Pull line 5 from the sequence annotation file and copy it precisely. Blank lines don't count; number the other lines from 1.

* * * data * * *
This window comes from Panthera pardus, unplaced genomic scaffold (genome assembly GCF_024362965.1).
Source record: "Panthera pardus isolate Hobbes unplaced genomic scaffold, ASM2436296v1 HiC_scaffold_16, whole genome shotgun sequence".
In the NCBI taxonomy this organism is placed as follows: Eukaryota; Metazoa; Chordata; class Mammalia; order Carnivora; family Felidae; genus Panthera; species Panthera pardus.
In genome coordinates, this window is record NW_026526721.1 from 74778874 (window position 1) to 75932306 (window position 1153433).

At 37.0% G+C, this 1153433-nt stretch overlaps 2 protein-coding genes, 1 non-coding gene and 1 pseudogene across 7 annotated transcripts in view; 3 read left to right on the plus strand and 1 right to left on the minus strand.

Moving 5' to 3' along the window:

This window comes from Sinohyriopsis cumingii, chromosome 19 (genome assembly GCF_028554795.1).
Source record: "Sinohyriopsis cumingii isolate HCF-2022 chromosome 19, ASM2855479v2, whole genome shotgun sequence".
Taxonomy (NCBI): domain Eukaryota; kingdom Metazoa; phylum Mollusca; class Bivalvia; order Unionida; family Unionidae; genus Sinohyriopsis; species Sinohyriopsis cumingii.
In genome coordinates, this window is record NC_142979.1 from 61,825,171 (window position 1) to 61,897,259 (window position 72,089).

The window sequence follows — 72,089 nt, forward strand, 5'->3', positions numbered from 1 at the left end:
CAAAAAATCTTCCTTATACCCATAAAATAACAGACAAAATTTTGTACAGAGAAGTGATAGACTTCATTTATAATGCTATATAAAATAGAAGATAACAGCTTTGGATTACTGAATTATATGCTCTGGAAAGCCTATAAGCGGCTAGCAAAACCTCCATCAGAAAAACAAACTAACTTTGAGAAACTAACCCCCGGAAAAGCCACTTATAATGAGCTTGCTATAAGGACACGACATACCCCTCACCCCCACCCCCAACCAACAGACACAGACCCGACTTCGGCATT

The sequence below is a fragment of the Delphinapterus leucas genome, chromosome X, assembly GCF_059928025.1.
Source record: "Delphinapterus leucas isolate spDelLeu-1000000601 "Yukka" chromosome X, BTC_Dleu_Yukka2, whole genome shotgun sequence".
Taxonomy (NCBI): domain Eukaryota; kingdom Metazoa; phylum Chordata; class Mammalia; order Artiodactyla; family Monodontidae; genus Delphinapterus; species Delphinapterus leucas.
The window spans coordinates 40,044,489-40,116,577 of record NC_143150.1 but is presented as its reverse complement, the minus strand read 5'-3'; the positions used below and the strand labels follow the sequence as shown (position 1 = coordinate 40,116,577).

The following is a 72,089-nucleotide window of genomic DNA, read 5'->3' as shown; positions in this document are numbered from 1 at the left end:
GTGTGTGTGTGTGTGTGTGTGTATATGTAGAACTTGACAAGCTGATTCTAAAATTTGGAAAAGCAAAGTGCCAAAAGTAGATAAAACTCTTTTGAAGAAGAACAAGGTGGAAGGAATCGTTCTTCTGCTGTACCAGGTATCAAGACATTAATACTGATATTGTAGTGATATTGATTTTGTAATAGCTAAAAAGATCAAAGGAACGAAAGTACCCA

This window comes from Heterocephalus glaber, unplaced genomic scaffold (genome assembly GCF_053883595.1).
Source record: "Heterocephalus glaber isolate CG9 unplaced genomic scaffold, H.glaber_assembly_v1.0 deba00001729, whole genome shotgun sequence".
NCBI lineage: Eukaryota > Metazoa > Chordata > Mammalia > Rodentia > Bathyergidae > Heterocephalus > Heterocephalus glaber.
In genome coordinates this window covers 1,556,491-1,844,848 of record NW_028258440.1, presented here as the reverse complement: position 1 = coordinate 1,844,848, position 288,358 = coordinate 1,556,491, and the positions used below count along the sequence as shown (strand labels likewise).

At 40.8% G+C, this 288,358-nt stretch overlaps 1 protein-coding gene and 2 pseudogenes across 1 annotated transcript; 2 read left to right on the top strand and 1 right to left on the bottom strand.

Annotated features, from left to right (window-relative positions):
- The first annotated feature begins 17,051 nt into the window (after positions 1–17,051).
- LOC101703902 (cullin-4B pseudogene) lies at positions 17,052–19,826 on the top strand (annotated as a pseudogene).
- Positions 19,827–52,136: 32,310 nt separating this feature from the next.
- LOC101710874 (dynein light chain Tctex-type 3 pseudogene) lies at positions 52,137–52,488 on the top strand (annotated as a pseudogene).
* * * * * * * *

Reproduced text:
At 37.0% G+C, this 1153433-nt stretch overlaps 2 protein-coding genes, 1 non-coding gene and 1 pseudogene across 7 annotated transcripts in view; 3 read left to right on the plus strand and 1 right to left on the minus strand.